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This Morning's Dr Chris discusses the signs of high cholesterol

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High cholesterol means you have too much cholesterol in your blood. Cholesterol is a waxy substance produced by the liver. Although cholesterol is not intrinsically bad – your body needs a healthy amount to function – high cholesterol levels can clog up your arteries. This harmful process can give rise to sinister changes in the body.

Some of the most acute effects are associated with peripheral artery disease (PAD), a serious complication whereby high cholesterol levels block blood flow to the legs.

The main telltale sign of PAD can surface when walking up the stairs.

“The most common symptom of lower-extremity peripheral artery disease is painful muscle cramping in the hips, thighs or calves when walking, climbing stairs or exercising, atorvastatin calcium synthesis ” warns the American Heart Association (AHA).

According to the AHA, the cramping pain (called intermittent claudication) is the muscles’ way of warning the body that it isn’t receiving enough blood during exercise to meet the increased demand.

Although many people dismiss leg pain as a normal sign of ageing, it is important to take leg pain seriously, the health body warns.

“For an accurate diagnosis, consider the source of your pain. PAD leg pain occurs in the muscles, not the joints.”

Getting tested

To ward off the threat of high cholesterol complications such as PAD, it is imperative to get tested for high cholesterol levels.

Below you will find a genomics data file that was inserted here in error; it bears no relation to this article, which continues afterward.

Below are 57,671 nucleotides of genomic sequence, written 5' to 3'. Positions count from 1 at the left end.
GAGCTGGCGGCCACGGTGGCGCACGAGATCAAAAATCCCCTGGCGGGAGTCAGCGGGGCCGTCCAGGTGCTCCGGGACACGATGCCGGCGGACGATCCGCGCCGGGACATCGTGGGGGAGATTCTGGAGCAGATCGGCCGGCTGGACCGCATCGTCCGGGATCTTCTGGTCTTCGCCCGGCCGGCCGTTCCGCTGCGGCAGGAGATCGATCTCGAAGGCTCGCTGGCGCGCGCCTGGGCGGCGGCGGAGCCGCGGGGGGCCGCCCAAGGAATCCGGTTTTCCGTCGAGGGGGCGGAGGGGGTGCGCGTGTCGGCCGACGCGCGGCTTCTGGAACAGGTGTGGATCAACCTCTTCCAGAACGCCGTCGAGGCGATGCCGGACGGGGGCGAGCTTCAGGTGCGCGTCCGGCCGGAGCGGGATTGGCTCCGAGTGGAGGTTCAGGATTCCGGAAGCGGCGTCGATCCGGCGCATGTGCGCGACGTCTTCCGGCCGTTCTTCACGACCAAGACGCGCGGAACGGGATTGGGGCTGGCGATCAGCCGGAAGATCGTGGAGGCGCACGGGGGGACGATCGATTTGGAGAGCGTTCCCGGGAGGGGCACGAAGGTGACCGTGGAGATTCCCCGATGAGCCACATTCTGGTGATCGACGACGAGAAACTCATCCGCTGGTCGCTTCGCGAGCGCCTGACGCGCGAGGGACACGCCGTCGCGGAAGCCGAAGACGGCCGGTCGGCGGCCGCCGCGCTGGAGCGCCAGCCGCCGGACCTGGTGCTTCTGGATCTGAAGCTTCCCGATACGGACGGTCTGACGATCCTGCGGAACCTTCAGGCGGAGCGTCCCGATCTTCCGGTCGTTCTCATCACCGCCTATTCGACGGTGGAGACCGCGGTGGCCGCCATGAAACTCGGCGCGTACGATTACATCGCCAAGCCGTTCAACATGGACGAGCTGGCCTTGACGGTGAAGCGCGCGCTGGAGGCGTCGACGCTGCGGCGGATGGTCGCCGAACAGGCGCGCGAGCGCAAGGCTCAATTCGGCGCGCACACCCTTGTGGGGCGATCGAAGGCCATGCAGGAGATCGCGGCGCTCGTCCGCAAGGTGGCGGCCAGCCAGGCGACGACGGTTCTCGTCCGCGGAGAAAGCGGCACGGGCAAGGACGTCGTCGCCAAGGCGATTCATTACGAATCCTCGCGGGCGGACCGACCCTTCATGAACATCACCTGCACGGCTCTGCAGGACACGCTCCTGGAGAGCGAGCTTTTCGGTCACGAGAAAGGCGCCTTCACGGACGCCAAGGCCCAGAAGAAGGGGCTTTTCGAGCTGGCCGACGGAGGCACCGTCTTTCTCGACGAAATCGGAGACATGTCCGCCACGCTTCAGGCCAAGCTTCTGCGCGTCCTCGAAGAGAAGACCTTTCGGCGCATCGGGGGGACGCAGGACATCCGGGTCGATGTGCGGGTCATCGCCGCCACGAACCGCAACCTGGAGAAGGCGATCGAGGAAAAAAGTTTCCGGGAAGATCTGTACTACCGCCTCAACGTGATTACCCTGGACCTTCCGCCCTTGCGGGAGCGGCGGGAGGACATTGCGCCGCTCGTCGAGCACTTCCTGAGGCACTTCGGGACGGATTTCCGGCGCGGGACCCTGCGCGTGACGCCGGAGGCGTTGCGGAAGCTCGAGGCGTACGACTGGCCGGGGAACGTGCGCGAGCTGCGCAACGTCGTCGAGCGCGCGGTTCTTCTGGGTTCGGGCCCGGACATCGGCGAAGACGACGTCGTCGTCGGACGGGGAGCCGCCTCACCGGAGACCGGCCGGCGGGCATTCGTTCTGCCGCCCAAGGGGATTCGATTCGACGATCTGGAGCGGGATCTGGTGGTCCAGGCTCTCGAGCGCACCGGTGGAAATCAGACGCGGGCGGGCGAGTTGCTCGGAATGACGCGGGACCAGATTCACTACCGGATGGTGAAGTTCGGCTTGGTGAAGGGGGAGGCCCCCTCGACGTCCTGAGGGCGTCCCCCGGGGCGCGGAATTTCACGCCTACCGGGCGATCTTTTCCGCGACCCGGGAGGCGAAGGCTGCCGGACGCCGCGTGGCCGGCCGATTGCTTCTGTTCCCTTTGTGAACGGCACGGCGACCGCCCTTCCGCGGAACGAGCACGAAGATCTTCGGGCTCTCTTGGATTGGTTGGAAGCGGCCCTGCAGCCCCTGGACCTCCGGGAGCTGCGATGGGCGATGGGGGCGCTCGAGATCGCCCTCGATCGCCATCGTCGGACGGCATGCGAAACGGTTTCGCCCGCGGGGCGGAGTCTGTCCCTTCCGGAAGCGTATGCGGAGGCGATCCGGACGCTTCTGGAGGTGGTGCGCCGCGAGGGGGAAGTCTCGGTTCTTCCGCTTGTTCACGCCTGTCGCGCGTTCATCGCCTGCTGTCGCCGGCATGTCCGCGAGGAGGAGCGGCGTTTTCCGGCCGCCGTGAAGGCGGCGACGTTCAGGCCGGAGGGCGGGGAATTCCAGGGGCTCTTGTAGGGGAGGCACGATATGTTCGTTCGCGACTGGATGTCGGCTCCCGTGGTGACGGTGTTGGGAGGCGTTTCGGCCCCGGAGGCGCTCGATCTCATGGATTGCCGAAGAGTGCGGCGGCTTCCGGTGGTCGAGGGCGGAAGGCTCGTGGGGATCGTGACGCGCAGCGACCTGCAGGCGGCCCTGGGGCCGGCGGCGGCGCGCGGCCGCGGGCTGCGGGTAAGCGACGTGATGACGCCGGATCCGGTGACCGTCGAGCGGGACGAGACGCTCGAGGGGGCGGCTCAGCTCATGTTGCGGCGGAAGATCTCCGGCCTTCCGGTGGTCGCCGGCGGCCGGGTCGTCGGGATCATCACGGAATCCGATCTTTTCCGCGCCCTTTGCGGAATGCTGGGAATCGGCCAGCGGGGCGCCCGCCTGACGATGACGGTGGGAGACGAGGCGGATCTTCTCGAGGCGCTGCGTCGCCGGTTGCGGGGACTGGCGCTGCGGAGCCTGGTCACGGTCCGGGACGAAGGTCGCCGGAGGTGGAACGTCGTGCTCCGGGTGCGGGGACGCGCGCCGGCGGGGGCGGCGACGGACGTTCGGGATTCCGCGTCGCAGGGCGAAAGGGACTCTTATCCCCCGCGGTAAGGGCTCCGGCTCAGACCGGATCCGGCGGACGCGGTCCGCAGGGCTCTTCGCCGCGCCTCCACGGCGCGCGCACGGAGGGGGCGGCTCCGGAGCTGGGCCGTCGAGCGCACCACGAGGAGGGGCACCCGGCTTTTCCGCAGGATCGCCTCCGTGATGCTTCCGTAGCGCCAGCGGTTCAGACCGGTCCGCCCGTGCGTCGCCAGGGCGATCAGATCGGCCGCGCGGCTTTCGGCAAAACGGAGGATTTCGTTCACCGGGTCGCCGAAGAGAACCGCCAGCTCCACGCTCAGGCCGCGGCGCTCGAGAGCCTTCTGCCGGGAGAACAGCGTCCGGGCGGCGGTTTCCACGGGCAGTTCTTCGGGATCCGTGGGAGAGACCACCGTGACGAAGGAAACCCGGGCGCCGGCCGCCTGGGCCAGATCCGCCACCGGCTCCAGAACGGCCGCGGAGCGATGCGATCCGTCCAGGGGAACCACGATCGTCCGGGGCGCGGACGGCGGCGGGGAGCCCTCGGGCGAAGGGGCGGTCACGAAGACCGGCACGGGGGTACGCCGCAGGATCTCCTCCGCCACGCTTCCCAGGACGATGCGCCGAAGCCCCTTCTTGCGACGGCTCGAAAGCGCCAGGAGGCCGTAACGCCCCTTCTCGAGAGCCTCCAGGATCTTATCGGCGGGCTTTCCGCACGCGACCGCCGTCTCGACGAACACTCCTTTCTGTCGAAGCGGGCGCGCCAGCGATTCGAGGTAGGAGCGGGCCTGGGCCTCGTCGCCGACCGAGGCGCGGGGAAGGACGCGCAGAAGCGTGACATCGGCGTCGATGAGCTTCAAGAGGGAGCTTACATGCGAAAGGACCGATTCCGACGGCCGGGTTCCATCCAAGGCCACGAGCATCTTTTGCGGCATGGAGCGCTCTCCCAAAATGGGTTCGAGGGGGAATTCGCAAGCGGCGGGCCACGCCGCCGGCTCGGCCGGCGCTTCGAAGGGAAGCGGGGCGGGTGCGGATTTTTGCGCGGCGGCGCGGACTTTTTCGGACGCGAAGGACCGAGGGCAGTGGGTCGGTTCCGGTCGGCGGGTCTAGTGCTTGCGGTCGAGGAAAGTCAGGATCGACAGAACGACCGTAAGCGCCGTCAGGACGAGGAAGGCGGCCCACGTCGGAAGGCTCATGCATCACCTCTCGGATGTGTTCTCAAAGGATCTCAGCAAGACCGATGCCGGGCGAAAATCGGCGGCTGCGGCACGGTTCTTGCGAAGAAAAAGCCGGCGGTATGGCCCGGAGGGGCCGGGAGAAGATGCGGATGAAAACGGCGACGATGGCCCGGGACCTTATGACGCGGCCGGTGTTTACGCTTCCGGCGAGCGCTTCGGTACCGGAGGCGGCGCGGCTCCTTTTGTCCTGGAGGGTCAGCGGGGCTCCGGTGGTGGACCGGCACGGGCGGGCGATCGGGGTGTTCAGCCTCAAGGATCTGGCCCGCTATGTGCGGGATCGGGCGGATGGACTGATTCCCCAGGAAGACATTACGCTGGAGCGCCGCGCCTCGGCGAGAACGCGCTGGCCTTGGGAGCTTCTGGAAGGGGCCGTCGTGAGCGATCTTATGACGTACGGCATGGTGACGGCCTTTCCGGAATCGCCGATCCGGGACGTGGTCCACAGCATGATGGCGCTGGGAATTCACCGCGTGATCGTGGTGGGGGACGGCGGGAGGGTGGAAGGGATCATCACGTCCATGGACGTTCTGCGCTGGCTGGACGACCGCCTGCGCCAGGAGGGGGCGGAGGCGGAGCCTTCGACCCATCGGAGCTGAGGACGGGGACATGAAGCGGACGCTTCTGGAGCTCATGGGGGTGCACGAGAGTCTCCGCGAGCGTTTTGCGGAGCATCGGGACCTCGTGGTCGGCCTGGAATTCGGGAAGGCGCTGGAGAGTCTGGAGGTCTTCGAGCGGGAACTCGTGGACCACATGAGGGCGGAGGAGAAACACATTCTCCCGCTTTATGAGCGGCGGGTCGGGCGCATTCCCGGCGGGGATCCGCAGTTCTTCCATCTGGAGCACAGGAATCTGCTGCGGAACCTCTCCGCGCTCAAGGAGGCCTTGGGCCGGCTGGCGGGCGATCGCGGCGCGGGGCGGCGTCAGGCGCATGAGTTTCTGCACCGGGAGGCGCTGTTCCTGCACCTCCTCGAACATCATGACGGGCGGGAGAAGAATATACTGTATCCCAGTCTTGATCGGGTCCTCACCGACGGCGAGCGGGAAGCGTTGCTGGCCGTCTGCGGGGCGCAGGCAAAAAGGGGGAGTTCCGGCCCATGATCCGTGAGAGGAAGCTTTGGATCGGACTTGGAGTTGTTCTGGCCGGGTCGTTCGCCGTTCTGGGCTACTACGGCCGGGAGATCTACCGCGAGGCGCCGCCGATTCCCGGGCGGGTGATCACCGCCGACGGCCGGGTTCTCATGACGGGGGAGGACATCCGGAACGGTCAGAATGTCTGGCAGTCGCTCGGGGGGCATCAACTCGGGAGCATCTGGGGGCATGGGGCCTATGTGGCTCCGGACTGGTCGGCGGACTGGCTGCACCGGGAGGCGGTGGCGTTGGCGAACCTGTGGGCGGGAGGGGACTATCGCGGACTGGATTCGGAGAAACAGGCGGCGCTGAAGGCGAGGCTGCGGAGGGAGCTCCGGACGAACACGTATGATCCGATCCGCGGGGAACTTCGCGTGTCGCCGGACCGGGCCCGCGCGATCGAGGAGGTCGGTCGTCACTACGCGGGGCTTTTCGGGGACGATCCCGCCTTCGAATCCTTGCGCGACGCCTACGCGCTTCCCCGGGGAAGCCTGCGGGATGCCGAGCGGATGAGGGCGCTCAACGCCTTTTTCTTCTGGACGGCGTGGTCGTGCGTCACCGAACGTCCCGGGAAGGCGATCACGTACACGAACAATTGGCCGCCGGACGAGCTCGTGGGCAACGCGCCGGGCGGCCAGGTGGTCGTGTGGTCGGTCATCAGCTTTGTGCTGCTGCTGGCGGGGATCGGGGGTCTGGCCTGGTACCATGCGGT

Since high cholesterol does not typically cause symptoms, you can only find out if you have it from a blood test.

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“Your GP might suggest having a test if they think your cholesterol level could be high,” explains the NHS.

The health body continues: “This may be because of your age, weight or another condition you have (like high blood pressure or diabetes).”

What happens next

Following a formal diagnosis of high cholesterol, you’ll be required to make lifestyle changes to lower high levels.

Diet is one of the central pillars of cholesterol control.

Arguably the most important intervention is to cut down on foods high in saturated fat.

“Saturated fats, found primarily in red meat and full-fat dairy products, raise your total cholesterol,” warns the Mayo Clinic.

According to the health body, decreasing your consumption of saturated fats can reduce your low-density lipoprotein (LDL) cholesterol — the “bad” cholesterol.

LDL cholesterol is branded the “bad” cholesterol because it sticks to the inside of your artery walls, thereby raising your risk of a blockage.

Instead, you opt for foods high in unsaturated fat to combat high cholesterol, advises cholesterol charity Heart UK.

These include eggs, some shellfish, liver, liver pate and offal. Most people don’t need to cut down on the cholesterol that’s found in these foods.

Liver can seem risky because it’s high in cholesterol but “it’s low in saturated fat and high in vitamins and minerals such as iron, copper, zinc, and vitamins A, B and D”, adds Heart UK.

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